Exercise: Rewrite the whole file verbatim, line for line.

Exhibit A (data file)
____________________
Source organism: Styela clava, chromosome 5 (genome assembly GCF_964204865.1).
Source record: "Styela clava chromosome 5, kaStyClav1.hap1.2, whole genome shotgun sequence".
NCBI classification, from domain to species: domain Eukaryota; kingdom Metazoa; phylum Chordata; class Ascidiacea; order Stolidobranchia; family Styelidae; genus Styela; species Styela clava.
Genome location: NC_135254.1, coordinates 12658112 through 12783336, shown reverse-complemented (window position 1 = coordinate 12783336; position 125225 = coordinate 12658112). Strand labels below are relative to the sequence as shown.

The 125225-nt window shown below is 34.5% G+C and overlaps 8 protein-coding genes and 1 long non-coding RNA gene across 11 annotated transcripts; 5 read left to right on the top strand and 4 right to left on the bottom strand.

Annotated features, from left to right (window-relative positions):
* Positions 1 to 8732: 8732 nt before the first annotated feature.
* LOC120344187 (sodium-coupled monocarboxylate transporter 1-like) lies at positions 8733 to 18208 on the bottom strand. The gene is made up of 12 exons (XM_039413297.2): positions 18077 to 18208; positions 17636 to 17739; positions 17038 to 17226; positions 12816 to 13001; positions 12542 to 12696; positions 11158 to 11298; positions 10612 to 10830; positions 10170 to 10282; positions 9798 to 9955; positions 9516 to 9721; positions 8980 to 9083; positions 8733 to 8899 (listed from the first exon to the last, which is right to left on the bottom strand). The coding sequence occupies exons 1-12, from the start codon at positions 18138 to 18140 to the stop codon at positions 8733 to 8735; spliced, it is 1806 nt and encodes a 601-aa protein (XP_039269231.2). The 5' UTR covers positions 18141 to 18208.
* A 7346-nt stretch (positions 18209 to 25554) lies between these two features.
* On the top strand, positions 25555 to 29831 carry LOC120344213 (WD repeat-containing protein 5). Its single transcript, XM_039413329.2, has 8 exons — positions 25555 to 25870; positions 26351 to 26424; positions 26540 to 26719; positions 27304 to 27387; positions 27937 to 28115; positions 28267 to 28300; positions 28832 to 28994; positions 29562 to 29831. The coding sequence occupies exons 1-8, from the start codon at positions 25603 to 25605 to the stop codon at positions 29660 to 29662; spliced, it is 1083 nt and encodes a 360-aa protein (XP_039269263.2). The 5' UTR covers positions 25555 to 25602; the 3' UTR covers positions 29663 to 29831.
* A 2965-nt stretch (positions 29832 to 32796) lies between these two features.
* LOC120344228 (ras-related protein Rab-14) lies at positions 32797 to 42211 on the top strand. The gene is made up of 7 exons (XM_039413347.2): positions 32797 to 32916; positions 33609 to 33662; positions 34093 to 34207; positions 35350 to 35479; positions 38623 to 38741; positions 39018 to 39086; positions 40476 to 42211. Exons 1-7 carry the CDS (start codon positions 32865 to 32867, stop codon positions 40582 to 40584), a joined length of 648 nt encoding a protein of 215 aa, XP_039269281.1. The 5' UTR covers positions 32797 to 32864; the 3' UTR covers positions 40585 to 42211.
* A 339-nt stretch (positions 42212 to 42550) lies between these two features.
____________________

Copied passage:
Source organism: Styela clava, chromosome 5 (genome assembly GCF_964204865.1).
Source record: "Styela clava chromosome 5, kaStyClav1.hap1.2, whole genome shotgun sequence".
NCBI classification, from domain to species: domain Eukaryota; kingdom Metazoa; phylum Chordata; class Ascidiacea; order Stolidobranchia; family Styelidae; genus Styela; species Styela clava.
Genome location: NC_135254.1, coordinates 12658112 through 12783336, shown reverse-complemented (window position 1 = coordinate 12783336; position 125225 = coordinate 12658112). Strand labels below are relative to the sequence as shown.

The 125225-nt window shown below is 34.5% G+C and overlaps 8 protein-coding genes and 1 long non-coding RNA gene across 11 annotated transcripts; 5 read left to right on the top strand and 4 right to left on the bottom strand.

Annotated features, from left to right (window-relative positions):
* Positions 1 to 8732: 8732 nt before the first annotated feature.
* LOC120344187 (sodium-coupled monocarboxylate transporter 1-like) lies at positions 8733 to 18208 on the bottom strand. The gene is made up of 12 exons (XM_039413297.2): positions 18077 to 18208; positions 17636 to 17739; positions 17038 to 17226; positions 12816 to 13001; positions 12542 to 12696; positions 11158 to 11298; positions 10612 to 10830; positions 10170 to 10282; positions 9798 to 9955; positions 9516 to 9721; positions 8980 to 9083; positions 8733 to 8899 (listed from the first exon to the last, which is right to left on the bottom strand). The coding sequence occupies exons 1-12, from the start codon at positions 18138 to 18140 to the stop codon at positions 8733 to 8735; spliced, it is 1806 nt and encodes a 601-aa protein (XP_039269231.2). The 5' UTR covers positions 18141 to 18208.
* A 7346-nt stretch (positions 18209 to 25554) lies between these two features.
* On the top strand, positions 25555 to 29831 carry LOC120344213 (WD repeat-containing protein 5). Its single transcript, XM_039413329.2, has 8 exons — positions 25555 to 25870; positions 26351 to 26424; positions 26540 to 26719; positions 27304 to 27387; positions 27937 to 28115; positions 28267 to 28300; positions 28832 to 28994; positions 29562 to 29831. The coding sequence occupies exons 1-8, from the start codon at positions 25603 to 25605 to the stop codon at positions 29660 to 29662; spliced, it is 1083 nt and encodes a 360-aa protein (XP_039269263.2). The 5' UTR covers positions 25555 to 25602; the 3' UTR covers positions 29663 to 29831.
* A 2965-nt stretch (positions 29832 to 32796) lies between these two features.
* LOC120344228 (ras-related protein Rab-14) lies at positions 32797 to 42211 on the top strand. The gene is made up of 7 exons (XM_039413347.2): positions 32797 to 32916; positions 33609 to 33662; positions 34093 to 34207; positions 35350 to 35479; positions 38623 to 38741; positions 39018 to 39086; positions 40476 to 42211. Exons 1-7 carry the CDS (start codon positions 32865 to 32867, stop codon positions 40582 to 40584), a joined length of 648 nt encoding a protein of 215 aa, XP_039269281.1. The 5' UTR covers positions 32797 to 32864; the 3' UTR covers positions 40585 to 42211.
* A 339-nt stretch (positions 42212 to 42550) lies between these two features.